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J. Frucht–Pery, D. Landau, F. Raiskup, E. Strassman, A. Solomon; Early Transient Post–LASIK Visual Acuity Loss due to Steroid Induced Glaucoma . Invest. Ophthalmol. Vis. Sci. 2004;45(13):1105.
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© ARVO (1962-2015); The Authors (2016-present)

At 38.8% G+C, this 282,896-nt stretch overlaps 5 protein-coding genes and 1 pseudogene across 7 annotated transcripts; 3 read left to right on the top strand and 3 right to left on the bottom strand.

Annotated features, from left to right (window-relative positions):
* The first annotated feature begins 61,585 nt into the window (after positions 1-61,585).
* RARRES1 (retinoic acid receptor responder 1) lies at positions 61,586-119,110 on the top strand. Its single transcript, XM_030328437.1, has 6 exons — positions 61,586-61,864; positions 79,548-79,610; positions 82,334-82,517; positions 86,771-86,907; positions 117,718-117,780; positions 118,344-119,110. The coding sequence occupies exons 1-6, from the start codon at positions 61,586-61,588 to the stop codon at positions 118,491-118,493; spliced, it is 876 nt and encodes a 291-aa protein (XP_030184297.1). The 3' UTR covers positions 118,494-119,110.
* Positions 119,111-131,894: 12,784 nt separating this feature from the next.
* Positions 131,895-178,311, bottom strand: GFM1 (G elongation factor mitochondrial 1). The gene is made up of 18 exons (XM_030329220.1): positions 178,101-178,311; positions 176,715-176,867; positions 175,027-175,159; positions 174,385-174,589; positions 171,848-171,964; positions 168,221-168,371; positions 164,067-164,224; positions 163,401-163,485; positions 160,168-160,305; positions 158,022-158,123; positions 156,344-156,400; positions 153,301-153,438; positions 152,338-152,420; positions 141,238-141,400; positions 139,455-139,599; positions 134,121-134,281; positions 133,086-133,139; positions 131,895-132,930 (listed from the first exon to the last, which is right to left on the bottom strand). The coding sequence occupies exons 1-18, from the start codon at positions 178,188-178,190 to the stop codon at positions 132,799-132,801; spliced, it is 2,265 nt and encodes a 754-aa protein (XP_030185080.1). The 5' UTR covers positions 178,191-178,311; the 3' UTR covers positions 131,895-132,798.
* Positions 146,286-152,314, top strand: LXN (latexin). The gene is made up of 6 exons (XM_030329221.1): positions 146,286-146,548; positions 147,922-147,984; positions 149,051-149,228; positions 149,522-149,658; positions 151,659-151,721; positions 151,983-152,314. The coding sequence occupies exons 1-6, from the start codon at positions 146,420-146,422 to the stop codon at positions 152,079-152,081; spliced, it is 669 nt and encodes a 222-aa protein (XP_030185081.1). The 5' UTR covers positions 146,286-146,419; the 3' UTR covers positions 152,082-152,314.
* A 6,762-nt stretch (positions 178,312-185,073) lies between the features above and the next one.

Purpose:To report the clinical course of post laser in situ keratomileusis [LASIK] early transient loss of best corrected visual acuity [BCVA] as a result of steroid induced glaucoma. Methods:Twenty eyes of 10 patients, who had a loss of visual acuity within the first three weeks post uneventful myopic LASIK surgery, and received topical steroids, were evaluated retrospectively. Changes in visual acuity, refraction and intraocular pressure (IOP) were recorded. Results:The intraocular pressures [IOP] increased by 4–30 mm/Hg between postoperative days four to 20. All 20 eyes had a decrease in uncorrected and/or best corrected visual acuity [UCVA, BCVA]. All flaps, except one, had edema without evidence of inflammation in the interface and in the rest of the cornea. Discontinuation of steroids and application of antiglaucoma medications caused a decrease of intraocular pressures to normal levels and recovery of UCVA and BCVA. The change between the spherical equivalent (SEQ) at maximal IOP and the SEQ after the recovery of IOP to baseline (absolute SEQ change) was between 0 and 2.34 D (mean 0.94 D ± 0.62 D). A highly significant correlation was found between the net reduction of intraocular pressure following treatment and the absolute SEQ change (linear regression analysis, p=0.0057). Conclusions:Early onset steroid–induced glaucoma may cause a sudden decrease of visual acuity. Rapid diagnosis and treatment can control the IOP and recover the visual loss. Patients and surgeons should be aware of early after LASIK treatment loss of vision as a result of steroid–induced glaucoma.
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